A silent profession, writes Ana Karina Zatarain, has proved ineffective in improving migrants' quality of life.
At the border where Ciudad Juárez, Mexico meets El Paso, USA, a professor of architecture at Berkeley named Ronald Rael installed a series of fluorescent pink seesaws last July. Each half hovers the ground of its respective country, waiting for children to activate the structure. Depending on where you fall along the cynicism scale, it can be read as either endearing or sinister, but one fact is clear: it does little to resolve the suffering of the thousands of migrants who are detained along that divide.
Art often eschews pragmatism. It can be argued that thought is what drives an artist’s practice, that observing the world around them and producing physical interpretations is the very definition of art-making, and that those objects can go on to shape the narrative and our collective understanding of society and ourselves. But is that enough? Political art can function as a catalyst for change through activism, but existing on its own as an object, it cannot fix the world.
Architecture, on the other hand, is burdened with the very real obligation of improving our quality of life. And yet, where migrants are involved, architects have so far proven to be as ineffective as the brightly-coloured seesaws lining the border. Though the response to the installation was overwhelmingly positive (‘Making the best out of division!’, declared one user on Twitter), there were also mixed feelings, especially coming from architects and critics. ‘I’m an optimist so the seesaws are harmless/cute/endearing,’ tweeted Anjulie Rao, an architecture journalist based in Chicago, ‘but yes [was this stated as yes or yet in the original text?] they don’t do much to address the horrific results of a militarized border wall nor do they elicit enough empathy to compel people to think critically about what it means to be a neighbour.’ In response, Gabrielle Printz, also an architecture critic, stated that ‘the wall is part of the joke – they are setting it up to seem absurd, not violent.’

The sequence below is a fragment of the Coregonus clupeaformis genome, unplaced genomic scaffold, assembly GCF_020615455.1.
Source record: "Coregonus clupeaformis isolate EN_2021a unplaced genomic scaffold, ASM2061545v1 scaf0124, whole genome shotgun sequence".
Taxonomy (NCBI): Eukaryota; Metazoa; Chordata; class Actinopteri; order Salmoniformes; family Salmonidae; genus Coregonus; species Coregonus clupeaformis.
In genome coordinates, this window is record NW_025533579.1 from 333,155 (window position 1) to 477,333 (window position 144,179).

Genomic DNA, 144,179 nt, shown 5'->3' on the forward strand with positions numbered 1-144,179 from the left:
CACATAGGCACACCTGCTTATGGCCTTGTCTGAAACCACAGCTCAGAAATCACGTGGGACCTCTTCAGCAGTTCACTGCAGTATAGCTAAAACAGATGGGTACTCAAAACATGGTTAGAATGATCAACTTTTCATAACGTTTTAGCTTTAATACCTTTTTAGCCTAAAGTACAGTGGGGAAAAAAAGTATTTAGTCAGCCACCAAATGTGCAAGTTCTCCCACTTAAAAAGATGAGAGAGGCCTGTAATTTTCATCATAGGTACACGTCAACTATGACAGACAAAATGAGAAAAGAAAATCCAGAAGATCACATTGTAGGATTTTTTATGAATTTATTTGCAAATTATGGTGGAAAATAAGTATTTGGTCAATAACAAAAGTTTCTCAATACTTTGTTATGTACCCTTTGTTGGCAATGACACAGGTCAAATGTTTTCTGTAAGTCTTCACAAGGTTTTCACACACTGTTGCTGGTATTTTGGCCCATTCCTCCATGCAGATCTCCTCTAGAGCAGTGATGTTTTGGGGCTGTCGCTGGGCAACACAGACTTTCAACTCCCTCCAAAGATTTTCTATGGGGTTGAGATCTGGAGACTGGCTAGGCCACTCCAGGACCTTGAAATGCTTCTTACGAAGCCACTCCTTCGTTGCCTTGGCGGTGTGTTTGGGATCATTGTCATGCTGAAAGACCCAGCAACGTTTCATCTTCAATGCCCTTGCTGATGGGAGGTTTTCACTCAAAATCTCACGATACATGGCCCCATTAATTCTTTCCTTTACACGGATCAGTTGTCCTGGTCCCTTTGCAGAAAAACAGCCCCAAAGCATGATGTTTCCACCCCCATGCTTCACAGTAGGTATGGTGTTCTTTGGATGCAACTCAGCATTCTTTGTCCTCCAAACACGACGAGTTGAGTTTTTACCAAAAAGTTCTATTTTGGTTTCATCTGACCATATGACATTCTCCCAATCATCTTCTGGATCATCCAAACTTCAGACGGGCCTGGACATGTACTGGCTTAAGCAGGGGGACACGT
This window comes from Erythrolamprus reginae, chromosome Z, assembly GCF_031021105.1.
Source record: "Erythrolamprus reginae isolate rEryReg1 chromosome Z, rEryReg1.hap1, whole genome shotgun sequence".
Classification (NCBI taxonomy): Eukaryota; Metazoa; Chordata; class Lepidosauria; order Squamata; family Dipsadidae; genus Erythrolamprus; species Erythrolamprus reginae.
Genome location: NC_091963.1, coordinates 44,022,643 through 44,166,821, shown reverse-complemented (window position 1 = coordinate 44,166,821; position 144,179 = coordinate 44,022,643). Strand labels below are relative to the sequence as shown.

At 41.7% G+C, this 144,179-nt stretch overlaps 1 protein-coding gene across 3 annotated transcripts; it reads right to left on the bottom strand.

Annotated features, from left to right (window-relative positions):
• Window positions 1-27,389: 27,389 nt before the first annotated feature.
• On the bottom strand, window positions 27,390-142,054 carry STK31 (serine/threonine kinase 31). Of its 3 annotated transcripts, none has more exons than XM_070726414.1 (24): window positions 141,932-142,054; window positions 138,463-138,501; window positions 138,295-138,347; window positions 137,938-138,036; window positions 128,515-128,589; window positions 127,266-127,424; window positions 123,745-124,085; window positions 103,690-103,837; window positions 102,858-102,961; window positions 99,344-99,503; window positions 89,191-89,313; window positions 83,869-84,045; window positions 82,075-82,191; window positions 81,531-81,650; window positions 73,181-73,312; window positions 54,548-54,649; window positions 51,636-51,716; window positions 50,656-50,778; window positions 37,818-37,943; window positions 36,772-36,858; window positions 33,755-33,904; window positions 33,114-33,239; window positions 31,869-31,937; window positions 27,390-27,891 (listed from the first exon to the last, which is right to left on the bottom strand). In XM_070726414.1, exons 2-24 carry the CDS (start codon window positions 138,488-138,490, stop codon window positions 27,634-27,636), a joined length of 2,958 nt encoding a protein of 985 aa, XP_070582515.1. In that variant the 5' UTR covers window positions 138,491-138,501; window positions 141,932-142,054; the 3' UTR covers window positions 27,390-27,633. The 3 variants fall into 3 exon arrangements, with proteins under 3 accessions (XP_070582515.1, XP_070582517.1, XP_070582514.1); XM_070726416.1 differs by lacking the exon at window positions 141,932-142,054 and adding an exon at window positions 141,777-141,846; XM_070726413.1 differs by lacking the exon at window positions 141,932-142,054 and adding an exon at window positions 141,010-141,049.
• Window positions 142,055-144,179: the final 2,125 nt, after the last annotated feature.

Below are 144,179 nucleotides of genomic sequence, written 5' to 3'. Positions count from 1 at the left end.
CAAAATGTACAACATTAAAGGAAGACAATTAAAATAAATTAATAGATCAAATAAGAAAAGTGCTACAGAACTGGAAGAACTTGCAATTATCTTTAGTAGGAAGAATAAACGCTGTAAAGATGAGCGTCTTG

I’ve lived on both sides of the border wall – though mostly, and currently, south of it – and the installation struck me as a saccharine gimmick, perhaps unintentionally cloaking a humanitarian crisis in a feel-good narrative of playful cause-and-effect. Architects and those who write about them tend to be swift and unforgiving when expressing outrage, myself included. This particular case, though, led me to wonder what the design community is doing to actually address the migrant crisis.
Because camps that hold migrants have so far been mostly improvised from pre-existing structures (like an old Walmart in Brownsville, Texas), it has been easy for architects to wash our hands of responsibility. But if architecture is primarily concerned with the living conditions of communities, how can we turn a blind eye to the suffering of immigrants in crowded, windowless spaces? And if these spaces were ideal, would we as architects be free of the responsibility to speak out against human detention? Where can we draw the limits of our moral obligations to society?
Last summer, The Architecture Lobby and ADPSR (Architects/Designers/Planners for Social Responsibility) issued a statement urging a total boycott of all design-related work for immigrant detention centres. In response, Dana McKinney, an architectural designer at Gehry Partners in Los Angeles, said that ‘although this position is understandable, and in some ways admirable, now is not the time for designers to abdicate their professional and ethical responsibilities,’ adding that ‘instead of refusing services in building detention facilities, design professionals should take the lead and devise alternative environments to house immigrants with dignity.’
This is not the first time that such idealistic logic has been applied to detainment camps. In 1942, the Japanese-American sculptor Isamu Noguchi voluntarily committed himself to living in the Poston War Relocation Center, the largest of ten American concentration camps built to incarcerate Americans of Japanese descent during World War II. Noguchi had previously met with John Collier, head of the Office of Indian Affairs – which was in charge of building and running the camps. Together they devised a utopic masterplan for Posten, based on the fact that given there was no way to prevent internment from happening, they may as well make it idyllic. When Noguchi arrived, however, it became clear to him that local authorities had no intention of improving the prisoners’ living conditions and he was detained there against his will for seven months. None of his proposals for the site were ever realised.
The fact is that the spaces that house unwanted people of a certain race or nationality are intentionally bleak. For the authorities who insist on the necessity of such camps, the misery of their inhabitants is not a bug. It’s a feature. Nobody is able to add dignity to an inherently inhumane endeavour.
For architects to simply boycott the design of immigrant detention centres is also laughable. Our profession knows – or should know – better than any other just how much a person’s living conditions will affect them, physically and psychologically. A collective refusal to work with the US government, just like pink playground equipment, is not enough. As a profession, we should be spearheading the call to abolish the camps at the border.